We recently connected with photographer and friend Yoko Inoue, who moved from New York City to Japan about a year and a half ago. We were psyched to ask her about being a mom in Japan–what’s different, what’s the same…
Thank you Yoko (that’s her above with her son, walking to school across the fields) for this window into your world.
When did you move back to Japan and how old was your son ?
We moved back in April 2010. It was good timing as our child, Motoki had just turned three and was able to transition into the Japanese school year which begins in the Spring.
He goes to a Hoikuen School, which is somewhat like the American preschool, but combines aspects of daycare as well. For example the school is six days a week from 7am-7pm.
The fee is very reasonable. we were paying $800 a month in NYC for a part-time preschool without food. In Japan it costs us $150 and healthy food is prepared every day for the kids.
At this age there is no structured educational curriculum. Motoki spends his time at school playing, singing, reading, practicing athletics and learning about various natural things. His school room is always filled with bugs and frogs that the kids find.
The children at school help dig for sweet potatoes in the school’s garden.
Motoki helps prepare ingredients for lunch at school.
Morning exercises at school.
Motoki dresses for school. At this age they don’t wear uniforms yet. Just hats for each class level.
Why did you decide to move back and was it a tough adjustment?
The biggest reason to move was for Motoki to learn the language and culture of Japan. I thought if we wanted to move at some point, three years old would be a good time because he wouldn’t have too much of a delay learning Japanese. Motoki’s first language is English, but after only a few months he was able to converse in Japanese and after a year he was fluent!
It was a strange adjustment. We moved from one of the largest and most demanding cities in the world to a medium size city. We actually live about 30 minutes outside of the center of the city in a very small community surrounded by rice fields. If you’ve every seen the film Totoro our neighborhood is very similar. It’s almost timeless. Most of our neighbors are farmers and Japanese people usually live with three or four generations of family in one home so there are many children as well as older people. Everyone says Hello to each other and there are a lot of community events.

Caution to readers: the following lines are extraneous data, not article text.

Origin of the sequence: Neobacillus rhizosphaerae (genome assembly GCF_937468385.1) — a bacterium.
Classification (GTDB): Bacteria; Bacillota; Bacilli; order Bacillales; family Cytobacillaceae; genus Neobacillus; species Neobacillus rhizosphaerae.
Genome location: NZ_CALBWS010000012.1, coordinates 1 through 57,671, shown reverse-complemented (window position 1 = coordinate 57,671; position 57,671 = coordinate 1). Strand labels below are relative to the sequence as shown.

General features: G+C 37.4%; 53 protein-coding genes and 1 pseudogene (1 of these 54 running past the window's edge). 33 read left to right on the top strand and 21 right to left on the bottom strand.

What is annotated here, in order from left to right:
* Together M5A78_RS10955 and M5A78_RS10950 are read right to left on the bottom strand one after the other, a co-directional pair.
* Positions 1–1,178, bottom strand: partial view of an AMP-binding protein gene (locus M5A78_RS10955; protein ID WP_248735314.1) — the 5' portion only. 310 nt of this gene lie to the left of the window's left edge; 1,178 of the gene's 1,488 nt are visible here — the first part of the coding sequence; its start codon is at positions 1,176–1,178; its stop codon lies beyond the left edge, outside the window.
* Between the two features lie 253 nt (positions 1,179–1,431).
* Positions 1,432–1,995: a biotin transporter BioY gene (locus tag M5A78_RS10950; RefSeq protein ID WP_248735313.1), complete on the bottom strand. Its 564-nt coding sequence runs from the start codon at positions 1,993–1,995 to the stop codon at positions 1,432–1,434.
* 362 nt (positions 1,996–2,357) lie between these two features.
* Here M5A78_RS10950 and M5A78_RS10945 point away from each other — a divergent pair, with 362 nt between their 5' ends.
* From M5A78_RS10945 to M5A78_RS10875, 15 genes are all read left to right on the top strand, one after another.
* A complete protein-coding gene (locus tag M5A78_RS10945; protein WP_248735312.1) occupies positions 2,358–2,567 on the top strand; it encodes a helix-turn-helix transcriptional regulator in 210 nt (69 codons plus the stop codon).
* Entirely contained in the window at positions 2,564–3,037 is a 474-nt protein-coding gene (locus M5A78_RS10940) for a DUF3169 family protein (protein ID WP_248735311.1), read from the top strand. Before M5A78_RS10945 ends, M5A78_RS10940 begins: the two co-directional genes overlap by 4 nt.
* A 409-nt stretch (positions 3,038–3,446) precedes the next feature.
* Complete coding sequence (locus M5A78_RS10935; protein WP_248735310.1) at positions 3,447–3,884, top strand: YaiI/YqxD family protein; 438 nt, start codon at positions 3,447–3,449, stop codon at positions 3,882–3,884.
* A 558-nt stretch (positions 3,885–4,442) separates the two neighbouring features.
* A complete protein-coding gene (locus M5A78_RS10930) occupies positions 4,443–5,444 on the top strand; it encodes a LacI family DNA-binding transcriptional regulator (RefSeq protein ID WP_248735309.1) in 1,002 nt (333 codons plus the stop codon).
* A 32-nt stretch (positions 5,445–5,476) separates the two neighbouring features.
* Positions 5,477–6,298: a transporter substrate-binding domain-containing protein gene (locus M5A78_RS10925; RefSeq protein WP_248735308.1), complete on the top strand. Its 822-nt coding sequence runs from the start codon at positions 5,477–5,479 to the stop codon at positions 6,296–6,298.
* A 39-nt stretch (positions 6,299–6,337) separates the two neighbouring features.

I know it sounds strange but where we live now compared to New York City is 180 degrees different. The speed of time, people’s concerns, their sense of values are all totally different….I felt like I was always forgetting to do something when we first moved here because I didn’t have anything to worry about! I lived with these feelings of stress and non-stop work for the past 15 yrs in NYC. So it took some time to adjust to a more relaxed and peaceful environment, it’s very nice, but sometimes I do miss the energy and pulse of NYC.
The local kids and Motoki catch a ride on the rice harvester.
I had lived outside of Japan for half of my life so I felt more American than Japanese, especially in my personality and how I interact with people. They are always surprised that I am so open and that I joke around and tease people. Japanese people are not so comfortable being silly.
What are some of the day-to-day differences, such as what you feed your child/grocery shopping?
The biggest problem I faced when shopping here was the lack of organic food. I used to be able to pick up organic milk even at the corner deli in NYC.
Japanese groceries stores have great quality, but the selection is based around Japanese diet, so sometimes it is hard to find ingredients for non-Japanese dishes. We visit an imported goods store frequently. We can find excellent non-Japanese food sometimes, but it is not the same quality and authenticity as we could eat in New York City.
Some vegetables from our garden.
We can find good Italian, French and Chinese restaurants, but sometimes we really want to eat Mexican or Vietnamese or slow-cooked American barbecue and it’s not possible to find here.